For all Liverpool’s troubles this season, Everton’s own campaign has been far from assured. Much like their red-shirted cousins, Everton stumbled from mediocre to mediocre result before Christmas, spending more time in the relegation zone than the top half of the table. But the two sides could barely go into the game on the back of more different recent results. Dalglish has played two and lost two since replacing Roy Hodgson, while Everton’s last two games have been convincing wins over Tottenham Hotspur and, in the FA Cup, Scunthorpe United. The derby game then becomes vital for both teams for reasons greater than bragging rights – Liverpool desperate to get their season back on track, Everton desperate to keep up their new found momentum.
Everton’s resurgence has come since David Moyes switched to a two-striker formation. The two games Everton have played with two forwards have reaped seven goals – even taking into account the weak nature of the Toffees’ cup opponents Scunthorpe, seven goals in two games is an impressive return. But the two victories have been a home fixture and an away trip to a team struggling in the Championship, and whether Moyes persists with a duo of Louis Saha and Jermaine Beckford against Liverpool at Anfield remains to be seen. The defensive woes that have plagued Liverpool – and specifically Daniel Agger – in recent games suggest Everton may find success by pressing Agger and co as much as possible, infinitely more doable with two forwards than one, but the temptation to insert an extra midfielder and stifle the game may prove too much for the Everton boss.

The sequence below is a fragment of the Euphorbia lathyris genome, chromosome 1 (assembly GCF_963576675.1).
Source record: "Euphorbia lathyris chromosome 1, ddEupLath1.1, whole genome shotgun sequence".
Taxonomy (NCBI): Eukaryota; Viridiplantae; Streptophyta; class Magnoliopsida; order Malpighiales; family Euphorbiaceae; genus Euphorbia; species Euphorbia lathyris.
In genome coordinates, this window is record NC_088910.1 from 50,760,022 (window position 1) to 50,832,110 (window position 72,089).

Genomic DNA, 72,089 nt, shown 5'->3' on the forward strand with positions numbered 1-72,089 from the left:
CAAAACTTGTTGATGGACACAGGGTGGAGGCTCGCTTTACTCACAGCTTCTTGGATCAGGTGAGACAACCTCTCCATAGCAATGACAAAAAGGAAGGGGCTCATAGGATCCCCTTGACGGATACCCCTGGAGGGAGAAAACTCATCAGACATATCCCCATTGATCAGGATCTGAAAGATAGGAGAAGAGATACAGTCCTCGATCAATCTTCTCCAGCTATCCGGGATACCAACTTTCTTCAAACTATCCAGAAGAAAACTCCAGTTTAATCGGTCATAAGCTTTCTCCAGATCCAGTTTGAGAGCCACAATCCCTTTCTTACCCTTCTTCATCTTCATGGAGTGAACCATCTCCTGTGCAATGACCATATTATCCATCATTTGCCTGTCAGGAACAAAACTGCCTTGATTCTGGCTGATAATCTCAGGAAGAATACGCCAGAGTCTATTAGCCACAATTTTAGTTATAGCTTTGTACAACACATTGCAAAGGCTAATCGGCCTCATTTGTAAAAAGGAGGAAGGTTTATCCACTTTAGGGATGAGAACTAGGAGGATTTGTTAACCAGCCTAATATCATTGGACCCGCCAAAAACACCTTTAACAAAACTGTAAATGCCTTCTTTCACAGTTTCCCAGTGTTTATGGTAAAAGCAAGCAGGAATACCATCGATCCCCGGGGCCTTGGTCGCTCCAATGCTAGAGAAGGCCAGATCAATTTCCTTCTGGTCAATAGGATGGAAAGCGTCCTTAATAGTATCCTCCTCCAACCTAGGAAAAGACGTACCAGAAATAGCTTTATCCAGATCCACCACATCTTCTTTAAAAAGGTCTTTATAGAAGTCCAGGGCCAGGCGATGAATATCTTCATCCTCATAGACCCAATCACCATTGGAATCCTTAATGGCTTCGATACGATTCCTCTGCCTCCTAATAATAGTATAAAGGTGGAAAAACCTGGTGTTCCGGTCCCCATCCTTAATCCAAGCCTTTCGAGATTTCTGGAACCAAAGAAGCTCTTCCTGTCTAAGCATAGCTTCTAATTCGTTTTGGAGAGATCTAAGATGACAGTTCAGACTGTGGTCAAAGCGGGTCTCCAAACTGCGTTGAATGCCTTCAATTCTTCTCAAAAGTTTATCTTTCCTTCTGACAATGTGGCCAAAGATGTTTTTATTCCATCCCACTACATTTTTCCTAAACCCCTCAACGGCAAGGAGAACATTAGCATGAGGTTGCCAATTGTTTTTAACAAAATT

The Merseyside derby may be one of the highlights of each club’s respective fixture calendar, but the games are rarely memorable for anyone other than the victors. Indeed, perhaps the last derby clash that was a genuinely unforgettable game outside of the city was Dalglish’s last as Liverpool manager, the 4-4 FA Cup fifth round draw in February 1991. A 0-0 Anfield draw took the tie to a replay that Liverpool led four times only to be pegged back on each occasion. 24 hours after Tony Cottee’s extra time equaliser, Dalglish resigned, and Liverpool eventually lost a second replay 1-0.
Since then, there have been a handful of multi-goal games but more reckless red cards and dour draws than anything else, as not only does the formbook go out the window in this derby game but any semblance of decent football usually follows too. With Liverpool struggling and Everton not faring much better before a recent upturn, that disappointing trend looks set to continue, but if three points go to Goodison Park on Sunday evening, few in blue are likely to complain.